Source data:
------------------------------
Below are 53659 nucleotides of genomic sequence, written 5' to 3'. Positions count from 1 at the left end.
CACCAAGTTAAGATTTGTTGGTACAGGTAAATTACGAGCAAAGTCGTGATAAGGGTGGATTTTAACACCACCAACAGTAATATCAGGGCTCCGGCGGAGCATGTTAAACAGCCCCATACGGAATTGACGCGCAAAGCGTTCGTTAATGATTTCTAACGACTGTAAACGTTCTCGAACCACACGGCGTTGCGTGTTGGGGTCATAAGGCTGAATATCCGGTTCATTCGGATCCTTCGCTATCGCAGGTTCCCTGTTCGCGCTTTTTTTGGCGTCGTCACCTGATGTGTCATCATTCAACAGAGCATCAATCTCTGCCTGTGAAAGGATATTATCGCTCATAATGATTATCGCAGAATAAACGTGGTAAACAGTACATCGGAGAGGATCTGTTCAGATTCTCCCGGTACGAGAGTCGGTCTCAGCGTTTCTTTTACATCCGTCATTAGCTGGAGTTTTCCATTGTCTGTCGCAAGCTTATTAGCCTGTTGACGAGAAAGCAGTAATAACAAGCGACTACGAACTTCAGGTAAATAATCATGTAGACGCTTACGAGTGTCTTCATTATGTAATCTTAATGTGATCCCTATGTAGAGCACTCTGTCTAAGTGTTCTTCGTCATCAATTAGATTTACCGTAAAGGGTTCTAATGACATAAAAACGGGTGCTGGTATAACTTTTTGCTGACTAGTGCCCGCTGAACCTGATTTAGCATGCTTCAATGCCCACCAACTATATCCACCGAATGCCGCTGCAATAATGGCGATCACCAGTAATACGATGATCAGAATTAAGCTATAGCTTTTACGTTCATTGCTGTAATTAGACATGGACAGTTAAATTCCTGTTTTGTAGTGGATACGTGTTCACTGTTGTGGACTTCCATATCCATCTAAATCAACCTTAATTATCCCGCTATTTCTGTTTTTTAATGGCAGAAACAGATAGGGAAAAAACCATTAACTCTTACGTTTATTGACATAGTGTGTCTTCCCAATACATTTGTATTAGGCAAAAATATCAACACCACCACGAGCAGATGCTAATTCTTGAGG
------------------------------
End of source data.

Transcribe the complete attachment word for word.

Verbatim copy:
Below are 53659 nucleotides of genomic sequence, written 5' to 3'. Positions count from 1 at the left end.
CACCAAGTTAAGATTTGTTGGTACAGGTAAATTACGAGCAAAGTCGTGATAAGGGTGGATTTTAACACCACCAACAGTAATATCAGGGCTCCGGCGGAGCATGTTAAACAGCCCCATACGGAATTGACGCGCAAAGCGTTCGTTAATGATTTCTAACGACTGTAAACGTTCTCGAACCACACGGCGTTGCGTGTTGGGGTCATAAGGCTGAATATCCGGTTCATTCGGATCCTTCGCTATCGCAGGTTCCCTGTTCGCGCTTTTTTTGGCGTCGTCACCTGATGTGTCATCATTCAACAGAGCATCAATCTCTGCCTGTGAAAGGATATTATCGCTCATAATGATTATCGCAGAATAAACGTGGTAAACAGTACATCGGAGAGGATCTGTTCAGATTCTCCCGGTACGAGAGTCGGTCTCAGCGTTTCTTTTACATCCGTCATTAGCTGGAGTTTTCCATTGTCTGTCGCAAGCTTATTAGCCTGTTGACGAGAAAGCAGTAATAACAAGCGACTACGAACTTCAGGTAAATAATCATGTAGACGCTTACGAGTGTCTTCATTATGTAATCTTAATGTGATCCCTATGTAGAGCACTCTGTCTAAGTGTTCTTCGTCATCAATTAGATTTACCGTAAAGGGTTCTAATGACATAAAAACGGGTGCTGGTATAACTTTTTGCTGACTAGTGCCCGCTGAACCTGATTTAGCATGCTTCAATGCCCACCAACTATATCCACCGAATGCCGCTGCAATAATGGCGATCACCAGTAATACGATGATCAGAATTAAGCTATAGCTTTTACGTTCATTGCTGTAATTAGACATGGACAGTTAAATTCCTGTTTTGTAGTGGATACGTGTTCACTGTTGTGGACTTCCATATCCATCTAAATCAACCTTAATTATCCCGCTATTTCTGTTTTTTAATGGCAGAAACAGATAGGGAAAAAACCATTAACTCTTACGTTTATTGACATAGTGTGTCTTCCCAATACATTTGTATTAGGCAAAAATATCAACACCACCACGAGCAGATGCTAATTCTTGAGG